Well, so much for baseball heaven. When he was rescued by, er I mean traded to, the St. Louis Cardinals in the middle of the 2002 season, Scott Rolen announced on leaving Philadelphia that his new zip code was located squarely within the borders of baseball heaven whereas his previous address was decidedly south of that region. A native of Indiana, Rolen grew up a Cardinals fan. Now, he would be their starting third baseman. It didn't get any better than that, Scott allowed, at least at the time.
During the intervening years Rolen lost a World Series, won a World Series, won several Gold Glove awards, suffered a few injuries along with a well-publicized falling out with his manager, the self-anointed genius Tony LaRussa. Oh, and he made a ton of money; let's not forget that. Surely, Scott thought upon heading for the city under the Gateway Arch, any place would be an improvement over one that boasted both Larry Bowa and Dallas Green.
Apparently not. Heaven, it turned out, wasn't all it was cracked up to be and after suffering what he thought were one too many indignities, Rolen let the Cardinals know he was ready to move on once more. The news that he will be swapped for Troy Glaus of Toronto, pending both players pass physicals and the Commissioner's Office OK's the financial details of the the deal, comes as a little bit of a surprise only insofar as the destination. I assumed Rolen had a no-trade clause in his current contract and it surprises me to learn he'd consider going to the Blue Jays, who appear to have little chance of overtaking the Red Sox and Yankees in their division, if not holding off the up-and-coming Rays of Tampa Bay. Maybe the idea of occasionally DH'ing appealed to Rolen, who isn't getting any younger and whose shoulder ailments have cost him a fair amount of playing time the last few seasons. Or maybe he decided that baseball heaven no longer included the National League at all; the All-Star games certainly would suggest that was the case.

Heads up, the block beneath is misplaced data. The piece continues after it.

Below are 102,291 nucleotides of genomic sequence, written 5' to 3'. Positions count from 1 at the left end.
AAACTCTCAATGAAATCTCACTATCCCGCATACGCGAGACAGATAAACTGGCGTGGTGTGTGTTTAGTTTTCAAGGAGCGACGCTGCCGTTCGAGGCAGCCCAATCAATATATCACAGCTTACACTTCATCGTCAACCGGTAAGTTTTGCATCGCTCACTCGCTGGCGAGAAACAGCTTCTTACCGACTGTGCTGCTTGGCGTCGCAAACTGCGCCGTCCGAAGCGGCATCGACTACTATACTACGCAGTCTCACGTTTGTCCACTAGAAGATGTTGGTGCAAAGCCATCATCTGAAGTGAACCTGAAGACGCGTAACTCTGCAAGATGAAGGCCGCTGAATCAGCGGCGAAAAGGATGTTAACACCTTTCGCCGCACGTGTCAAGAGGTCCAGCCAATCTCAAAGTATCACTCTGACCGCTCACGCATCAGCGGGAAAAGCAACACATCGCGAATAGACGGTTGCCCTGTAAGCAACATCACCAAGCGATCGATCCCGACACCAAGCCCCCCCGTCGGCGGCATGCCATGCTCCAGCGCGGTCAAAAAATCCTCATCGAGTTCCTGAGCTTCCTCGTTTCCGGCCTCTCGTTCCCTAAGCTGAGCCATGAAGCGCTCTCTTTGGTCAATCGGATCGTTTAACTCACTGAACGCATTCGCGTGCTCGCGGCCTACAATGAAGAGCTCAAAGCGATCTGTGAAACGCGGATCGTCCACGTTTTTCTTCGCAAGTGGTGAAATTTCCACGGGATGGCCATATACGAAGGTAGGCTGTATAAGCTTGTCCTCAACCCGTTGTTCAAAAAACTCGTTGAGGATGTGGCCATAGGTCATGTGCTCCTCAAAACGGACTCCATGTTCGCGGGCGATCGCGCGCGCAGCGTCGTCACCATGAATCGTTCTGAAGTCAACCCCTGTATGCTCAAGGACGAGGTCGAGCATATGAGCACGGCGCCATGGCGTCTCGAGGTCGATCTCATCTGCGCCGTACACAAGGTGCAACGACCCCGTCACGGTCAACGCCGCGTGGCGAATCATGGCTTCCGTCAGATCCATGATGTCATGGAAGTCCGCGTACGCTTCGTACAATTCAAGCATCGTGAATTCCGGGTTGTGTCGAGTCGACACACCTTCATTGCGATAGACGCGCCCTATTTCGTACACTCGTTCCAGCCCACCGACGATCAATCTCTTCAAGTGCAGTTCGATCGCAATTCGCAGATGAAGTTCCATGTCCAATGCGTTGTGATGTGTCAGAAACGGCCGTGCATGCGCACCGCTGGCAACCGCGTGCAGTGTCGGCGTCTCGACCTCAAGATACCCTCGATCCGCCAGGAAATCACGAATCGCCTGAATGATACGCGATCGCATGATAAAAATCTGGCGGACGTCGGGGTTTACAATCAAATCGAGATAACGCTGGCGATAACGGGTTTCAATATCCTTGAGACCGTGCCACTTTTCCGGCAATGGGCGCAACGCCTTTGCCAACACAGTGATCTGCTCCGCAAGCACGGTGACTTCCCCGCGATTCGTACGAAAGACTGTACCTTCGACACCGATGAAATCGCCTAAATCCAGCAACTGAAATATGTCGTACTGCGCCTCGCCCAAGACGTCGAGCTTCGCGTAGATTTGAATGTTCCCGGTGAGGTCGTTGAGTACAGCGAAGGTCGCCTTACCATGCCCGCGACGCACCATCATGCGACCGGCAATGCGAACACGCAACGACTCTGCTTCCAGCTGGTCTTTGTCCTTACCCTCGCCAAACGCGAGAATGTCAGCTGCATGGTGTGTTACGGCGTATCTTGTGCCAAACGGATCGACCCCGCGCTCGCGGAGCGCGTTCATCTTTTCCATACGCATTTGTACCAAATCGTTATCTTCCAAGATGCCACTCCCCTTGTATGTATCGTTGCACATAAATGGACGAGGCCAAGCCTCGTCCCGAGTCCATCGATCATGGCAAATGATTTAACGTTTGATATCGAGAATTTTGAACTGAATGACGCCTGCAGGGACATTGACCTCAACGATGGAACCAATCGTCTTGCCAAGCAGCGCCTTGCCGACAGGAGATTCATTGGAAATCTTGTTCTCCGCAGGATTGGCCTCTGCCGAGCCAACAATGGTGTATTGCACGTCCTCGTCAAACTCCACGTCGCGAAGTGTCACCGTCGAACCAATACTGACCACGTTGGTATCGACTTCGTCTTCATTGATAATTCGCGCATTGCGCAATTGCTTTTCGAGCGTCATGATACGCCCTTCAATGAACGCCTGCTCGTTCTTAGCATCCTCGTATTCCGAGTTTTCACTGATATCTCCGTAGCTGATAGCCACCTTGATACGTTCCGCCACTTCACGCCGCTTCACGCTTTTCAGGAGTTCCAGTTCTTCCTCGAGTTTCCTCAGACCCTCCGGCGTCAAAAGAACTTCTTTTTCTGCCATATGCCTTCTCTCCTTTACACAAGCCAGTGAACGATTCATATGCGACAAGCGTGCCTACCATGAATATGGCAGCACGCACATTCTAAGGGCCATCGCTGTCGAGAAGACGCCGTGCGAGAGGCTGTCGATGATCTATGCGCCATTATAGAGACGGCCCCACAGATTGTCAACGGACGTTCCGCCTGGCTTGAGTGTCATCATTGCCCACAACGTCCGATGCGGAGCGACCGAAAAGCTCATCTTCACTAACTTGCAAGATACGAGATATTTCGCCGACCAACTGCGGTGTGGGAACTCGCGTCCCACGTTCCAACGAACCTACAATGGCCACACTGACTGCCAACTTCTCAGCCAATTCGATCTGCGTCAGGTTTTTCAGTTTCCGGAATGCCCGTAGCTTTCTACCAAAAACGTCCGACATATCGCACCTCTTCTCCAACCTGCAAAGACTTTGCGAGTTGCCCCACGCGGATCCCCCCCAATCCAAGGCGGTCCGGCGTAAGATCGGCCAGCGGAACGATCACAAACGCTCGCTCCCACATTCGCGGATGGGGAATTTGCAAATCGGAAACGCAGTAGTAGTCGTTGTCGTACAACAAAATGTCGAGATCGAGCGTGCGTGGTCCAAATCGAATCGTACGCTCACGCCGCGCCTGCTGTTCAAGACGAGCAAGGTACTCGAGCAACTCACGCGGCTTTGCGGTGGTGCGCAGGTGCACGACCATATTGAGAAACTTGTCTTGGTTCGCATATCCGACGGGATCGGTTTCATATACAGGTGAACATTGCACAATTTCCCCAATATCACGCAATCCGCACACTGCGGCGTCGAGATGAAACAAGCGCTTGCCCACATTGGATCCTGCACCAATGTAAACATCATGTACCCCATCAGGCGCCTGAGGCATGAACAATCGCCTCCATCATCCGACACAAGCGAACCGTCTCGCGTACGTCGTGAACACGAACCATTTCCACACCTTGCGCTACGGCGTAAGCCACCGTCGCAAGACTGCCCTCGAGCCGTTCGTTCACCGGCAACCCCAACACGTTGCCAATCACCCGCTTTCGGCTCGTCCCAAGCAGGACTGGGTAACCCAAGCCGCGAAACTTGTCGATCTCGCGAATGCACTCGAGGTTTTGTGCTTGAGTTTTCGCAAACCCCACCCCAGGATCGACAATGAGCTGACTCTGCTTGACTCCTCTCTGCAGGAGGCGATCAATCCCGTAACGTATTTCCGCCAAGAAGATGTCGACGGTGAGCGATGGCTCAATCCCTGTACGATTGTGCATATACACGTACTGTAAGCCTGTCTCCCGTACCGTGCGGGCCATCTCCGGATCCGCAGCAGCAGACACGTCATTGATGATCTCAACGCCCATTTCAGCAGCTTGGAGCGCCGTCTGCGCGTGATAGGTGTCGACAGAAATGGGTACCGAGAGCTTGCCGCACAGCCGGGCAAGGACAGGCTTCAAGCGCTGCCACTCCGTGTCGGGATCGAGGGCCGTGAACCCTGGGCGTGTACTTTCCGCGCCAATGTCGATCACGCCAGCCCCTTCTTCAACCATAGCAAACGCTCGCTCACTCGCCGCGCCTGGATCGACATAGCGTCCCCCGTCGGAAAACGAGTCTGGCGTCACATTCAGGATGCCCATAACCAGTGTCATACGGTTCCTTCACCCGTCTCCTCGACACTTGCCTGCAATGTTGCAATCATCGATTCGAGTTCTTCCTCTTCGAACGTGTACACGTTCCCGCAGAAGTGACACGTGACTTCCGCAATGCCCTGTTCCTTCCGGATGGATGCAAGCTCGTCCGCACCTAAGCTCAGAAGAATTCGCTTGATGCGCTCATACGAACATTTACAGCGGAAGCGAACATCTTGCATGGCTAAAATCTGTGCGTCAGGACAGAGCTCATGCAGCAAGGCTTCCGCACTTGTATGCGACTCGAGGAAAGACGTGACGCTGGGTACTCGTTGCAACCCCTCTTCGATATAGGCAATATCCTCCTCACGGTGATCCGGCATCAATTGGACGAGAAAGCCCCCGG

No matter. In the end, Rolen comes off as a guy who wears out his welcome, which is what some of us though nearly six years ago when he complained bitterly that the Phillies just didn't care enouigh about winning and, by extension, about him.
Out with a whimper.